Two weeks after the suspension of the national strike of electricity workers that plunged the country into a blackout, indications have emerged of an imminent new strike due to the alleged unwillingness of the government to solve the problems of unpaid rights to former workers of the defunct Power Holding Company of Nigeria, PHCN.
This came as Vanguard gathered that some government agencies, including the anti-graft bodies, are allegedly harassing labour leaders in the sector over the agreements reached with the government during the privatization of the sector.
The issue of unpaid benefits was one of the reasons that led to the industrial action by the workers in the industry, under the aegis of the National Union of Electricity Employees, NUEE, and Senior Staff Association of Electricity and Allied Companies, SSAEC, two weeks ago.
Vanguard gathered that as the committee set up to resolve the issues meets today, the issue of unpaid benefits to some of the ex-PHCN workers had become a stumbling block to resolving the issues.
According to the sources, government agencies including the Bureau of Public Enterprise, BPE, that supervise the Federal Government privatization program are shying away from the payment of the benefits, among other pending entitlements.
It was gathered that though other issues are progressing well, the issue of unpaid benefits might spoil the work of the committee at its last meeting today.
A source said: “The government agencies including the BPE are shying away from taking the responsibility for the payment of the entitlements. They are passing bucks and this is a major hindrance to resolving the issues.
‘’Though other issues are progressing well, the issue of payment will stall the resolution of the issues. The workers are already very restive because the two weeks given to resolve the matter ends tomorrow (today).
‘’There is tension in the sector because the workers are aware of the development and are pushing for a resumption of the suspended strike. So, tomorrow’s meeting is very crucial to either the resolution of the matter or, there will be fresh industrial unrest.”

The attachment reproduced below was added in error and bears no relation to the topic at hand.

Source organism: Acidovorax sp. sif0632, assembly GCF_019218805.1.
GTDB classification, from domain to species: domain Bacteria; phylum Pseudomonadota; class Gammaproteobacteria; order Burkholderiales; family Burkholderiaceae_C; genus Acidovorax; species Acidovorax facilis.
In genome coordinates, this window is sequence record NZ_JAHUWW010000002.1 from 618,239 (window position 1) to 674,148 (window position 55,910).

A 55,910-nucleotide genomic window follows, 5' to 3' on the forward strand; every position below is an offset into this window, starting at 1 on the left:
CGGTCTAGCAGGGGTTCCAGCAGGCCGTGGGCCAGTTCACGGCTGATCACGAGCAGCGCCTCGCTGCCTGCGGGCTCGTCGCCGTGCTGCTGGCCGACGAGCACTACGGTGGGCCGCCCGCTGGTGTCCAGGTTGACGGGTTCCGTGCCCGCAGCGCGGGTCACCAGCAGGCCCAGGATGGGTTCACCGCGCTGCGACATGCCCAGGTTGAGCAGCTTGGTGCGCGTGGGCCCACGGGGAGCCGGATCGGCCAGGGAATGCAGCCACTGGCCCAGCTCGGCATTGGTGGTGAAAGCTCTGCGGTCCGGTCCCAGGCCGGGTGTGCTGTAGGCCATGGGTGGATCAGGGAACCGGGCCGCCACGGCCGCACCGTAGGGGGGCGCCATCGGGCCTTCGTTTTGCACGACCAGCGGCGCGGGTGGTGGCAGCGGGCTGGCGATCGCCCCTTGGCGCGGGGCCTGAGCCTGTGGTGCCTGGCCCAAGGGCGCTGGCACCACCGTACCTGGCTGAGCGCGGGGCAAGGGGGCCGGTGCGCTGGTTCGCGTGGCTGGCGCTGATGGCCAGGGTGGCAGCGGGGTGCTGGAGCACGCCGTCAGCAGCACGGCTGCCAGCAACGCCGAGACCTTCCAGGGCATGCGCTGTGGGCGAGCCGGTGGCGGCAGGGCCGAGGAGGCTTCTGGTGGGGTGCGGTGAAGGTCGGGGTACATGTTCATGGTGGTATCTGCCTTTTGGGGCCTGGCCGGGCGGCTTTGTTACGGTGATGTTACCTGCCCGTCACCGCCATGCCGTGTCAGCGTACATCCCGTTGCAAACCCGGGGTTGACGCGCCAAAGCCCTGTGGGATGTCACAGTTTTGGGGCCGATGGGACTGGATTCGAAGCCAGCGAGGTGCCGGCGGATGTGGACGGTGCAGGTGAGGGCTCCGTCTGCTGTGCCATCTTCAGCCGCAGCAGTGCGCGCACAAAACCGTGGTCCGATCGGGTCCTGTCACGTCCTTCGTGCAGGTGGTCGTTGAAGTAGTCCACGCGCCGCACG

Similarly, Vanguard gathered that since the last strike two weeks ago, government agencies including the Economic and Financial Crimes Commission, EFCC, had allegedly been harassing union leaders in the sector over the agreements reached with the Federal Government during the privatization exercise in 2013.
A source told Vanguard that EFCC and other agencies have written several letters to the union leaders to make available to them all the agreements signed with the government during the privatization of the defunct PHCN.
One of the labour leaders told Vanguard that “the harassment is becoming unbearable because the EFCC and other government agencies know where to get the agreements being asked for especially at the Ministry of Labour and Employment.
‘’We cannot be intimidated. Our right to industrial action cannot be denied and no amount of harassment, intimidation, or otherwise can stop us. We are undaunted.”
Meanwhile, electricity workers in Lagos and Ogun zonal council, yesterday said they were ready for the resumption of the suspended strike once the union gave a directive.
At a briefing in Lagos, leaders of the zone warned that “any threat on the leadership of the union is a threat to workers in the sector and Nigerian workers in general. We are on standby.”
In a joint statement by Temple Iworima and Akeem Ladoja, Assistant General Secretary, Lagos/Ogun) and Vice President (LagosOgun) respectively, read by Iworima, the workers said: “It is an undeniable truth that the power sector privatization has not added value to the lives of the ordinary Nigerians.
‘’The entire exercise which could be described as a charade, has not brought any meaningful impact/improvement of the sector. Rather, it has led the nation to a huge setback.
“The infrastructural development by the new business owners in the power sector has almost gone comatose, while the socio-economic status of the average worker in the sector has continued to decline amid prevailing harsh economic conditions.
‘’The same equipment inherited pre-privatization have remained what drives the sector as there are no visible attempts by the generation companies (GenCos) and distribution companies (DisCos) to upgrade and expand their capacities/networks”